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Bittman on Broiling...

Today's NYTimes food section leads off with Bittman's hints/tips on broiling...Some interesting ideas here...

http://www.nytimes.com/pages/dining/i...

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  1. Maybe not the right board, but I don't see how the broiler he described differs from a Foreman grill. http://en.wikipedia.org/wiki/George_F...

    3 Replies
    1. re: Brian S

      The difference is if you have an oven, you have a broiler, without having to go out an buy another appliance.

      1. re: Brian S

        My broiler is gas, therefore it does cook better than my George Foreman. And I would also venture to say better than the outside propane grill, since you can move the food up and down, and really get a char! I've always used the George Foreman alot this time of year, but when I read this article yesterday, I made a note to pull out my cast iron grilling skillet for future use.

        1. re: Brian S

          Are you referring to his mom's contraption?

        2. Lots of common-sense tips that hadn't occured to me before (preheating oven before blasting the broiler fire, preheating a castiron pan, etc..) Bittman is definitely better versed in homecooking techniques and tips than travel writing!

          1. Bittman makes hardly a mention of the smoke that is sure to fill the kitchen -- which is what generally keeps me from using my oven broiler, especially for fish.

            1 Reply
            1. re: CindyJ

              I've become convinced that smoke is necessary for really good home cooking. Too little fat, too little heat. Plus, he mentions it in the video.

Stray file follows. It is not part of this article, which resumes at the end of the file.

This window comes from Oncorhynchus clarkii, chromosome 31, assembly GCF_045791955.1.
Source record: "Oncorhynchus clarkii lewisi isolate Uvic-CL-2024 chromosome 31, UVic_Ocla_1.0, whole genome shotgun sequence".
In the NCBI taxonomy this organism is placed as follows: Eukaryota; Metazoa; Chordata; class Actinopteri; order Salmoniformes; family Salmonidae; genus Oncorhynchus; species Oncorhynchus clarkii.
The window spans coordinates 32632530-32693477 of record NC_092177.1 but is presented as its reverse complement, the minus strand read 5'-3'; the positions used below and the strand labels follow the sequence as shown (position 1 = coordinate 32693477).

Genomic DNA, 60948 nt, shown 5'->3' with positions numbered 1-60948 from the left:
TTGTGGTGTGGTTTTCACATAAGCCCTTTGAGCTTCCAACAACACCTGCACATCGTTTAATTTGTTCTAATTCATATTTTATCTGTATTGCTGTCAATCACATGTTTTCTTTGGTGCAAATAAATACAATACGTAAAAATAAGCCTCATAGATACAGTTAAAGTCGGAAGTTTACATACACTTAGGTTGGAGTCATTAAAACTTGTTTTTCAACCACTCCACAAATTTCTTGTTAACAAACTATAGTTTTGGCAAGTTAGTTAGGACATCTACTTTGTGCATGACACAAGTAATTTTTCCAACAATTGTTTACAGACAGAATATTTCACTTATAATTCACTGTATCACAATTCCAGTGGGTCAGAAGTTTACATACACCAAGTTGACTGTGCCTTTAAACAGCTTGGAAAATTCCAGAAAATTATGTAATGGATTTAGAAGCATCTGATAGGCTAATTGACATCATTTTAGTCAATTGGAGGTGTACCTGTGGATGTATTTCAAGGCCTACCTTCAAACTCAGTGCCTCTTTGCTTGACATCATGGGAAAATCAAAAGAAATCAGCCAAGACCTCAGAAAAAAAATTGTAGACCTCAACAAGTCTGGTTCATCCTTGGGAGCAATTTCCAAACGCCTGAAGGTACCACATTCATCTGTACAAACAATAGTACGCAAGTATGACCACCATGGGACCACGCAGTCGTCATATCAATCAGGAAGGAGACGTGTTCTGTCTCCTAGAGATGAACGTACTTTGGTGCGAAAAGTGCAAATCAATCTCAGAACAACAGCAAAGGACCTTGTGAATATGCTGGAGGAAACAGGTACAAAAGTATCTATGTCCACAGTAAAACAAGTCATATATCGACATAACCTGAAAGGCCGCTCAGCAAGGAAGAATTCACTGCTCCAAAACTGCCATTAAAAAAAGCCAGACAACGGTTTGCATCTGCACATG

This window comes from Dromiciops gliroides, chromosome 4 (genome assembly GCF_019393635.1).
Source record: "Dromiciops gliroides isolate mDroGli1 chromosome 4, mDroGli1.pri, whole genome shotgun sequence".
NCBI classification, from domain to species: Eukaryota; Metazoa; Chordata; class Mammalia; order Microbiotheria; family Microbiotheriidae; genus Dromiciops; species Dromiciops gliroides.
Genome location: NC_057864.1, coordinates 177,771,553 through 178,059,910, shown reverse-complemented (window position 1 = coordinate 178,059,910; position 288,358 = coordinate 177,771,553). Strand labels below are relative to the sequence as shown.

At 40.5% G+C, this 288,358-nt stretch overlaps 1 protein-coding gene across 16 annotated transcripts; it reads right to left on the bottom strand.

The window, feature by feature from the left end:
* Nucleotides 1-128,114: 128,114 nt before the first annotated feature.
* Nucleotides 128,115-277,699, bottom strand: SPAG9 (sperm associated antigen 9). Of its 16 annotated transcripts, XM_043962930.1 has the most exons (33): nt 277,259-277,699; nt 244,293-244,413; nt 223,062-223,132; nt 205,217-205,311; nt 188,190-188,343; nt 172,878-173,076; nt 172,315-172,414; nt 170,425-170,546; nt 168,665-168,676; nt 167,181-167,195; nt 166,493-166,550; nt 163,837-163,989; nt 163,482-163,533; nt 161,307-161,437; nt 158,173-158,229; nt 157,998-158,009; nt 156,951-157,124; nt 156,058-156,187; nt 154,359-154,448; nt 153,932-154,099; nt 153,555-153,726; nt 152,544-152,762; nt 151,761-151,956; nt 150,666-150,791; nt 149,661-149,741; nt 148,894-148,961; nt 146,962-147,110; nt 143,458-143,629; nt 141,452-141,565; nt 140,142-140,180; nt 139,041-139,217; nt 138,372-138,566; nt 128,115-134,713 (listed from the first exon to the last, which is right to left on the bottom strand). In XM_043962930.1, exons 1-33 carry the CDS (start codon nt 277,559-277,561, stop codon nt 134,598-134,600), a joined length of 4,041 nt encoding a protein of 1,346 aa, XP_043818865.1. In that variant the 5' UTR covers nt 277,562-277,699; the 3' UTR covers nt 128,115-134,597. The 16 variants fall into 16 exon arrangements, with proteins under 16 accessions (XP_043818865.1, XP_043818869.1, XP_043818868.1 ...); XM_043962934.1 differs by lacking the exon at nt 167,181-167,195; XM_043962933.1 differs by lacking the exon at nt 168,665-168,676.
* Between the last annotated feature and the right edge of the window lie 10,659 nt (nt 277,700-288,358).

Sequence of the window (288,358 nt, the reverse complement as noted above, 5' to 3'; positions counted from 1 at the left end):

2. Originally posted on Home Cooking Board, same topic (http://www.chowhound.com/topics/366155

              )

              Since I purchased a range with built-in gas grill, I haven't used my broiler. It's been about 7 years now.

              For fish, if I'm not pan-frying or grilling, I prefer roasting over high heat. Same for steak that I start off on top of the stove and finish in the oven.

              I read Mark Bittman's piece and, like a lot of what he writes, take it with a grain of salt. His method has too many problems (the broiler cycling on and off, for one). Must have been a slow week for editorial ideas.

              1. Bittman is right. It's one of the unsung appliances. We cook great salmon and steak all the time with our broiler. The range hood fan helps with the smoke.

                1. Funny tha tBittman didn't mention the smoke factor. In his books he praises Braising instead of broiling to reduce smoke.

                  2 Replies
                  1. re: Sweatshirt Guy

                    For what purpose would braising replace broiling?

                    1. re: amkirkland

                      That IS odd. Although I do find a lot of his technical advice to be odd and, at times, actually wrong.

                  2. I find that the cycling problem is generally fixed by preheating the pan on the stove and just having the broiler on long enough to get pumping, but not to heat up the oven. This allows that intense direct heat, plus prevents the broiler from cycling cause the oven is still cooler. Or, you could always go with the wet towel around the thermostat method.

                    2 Replies
                    1. re: amkirkland

                      I just don't think all of this fiddle-faddle is necessary when one can just start something off on top of the stove and then roast it in as hot an oven as one wants. Seems to me there's more control, less hassle.

                      1. re: FlavoursGal

                        the difference is the intensity of the infrared heat from the broiler. the ambient heat of even the hottest oven can't match that.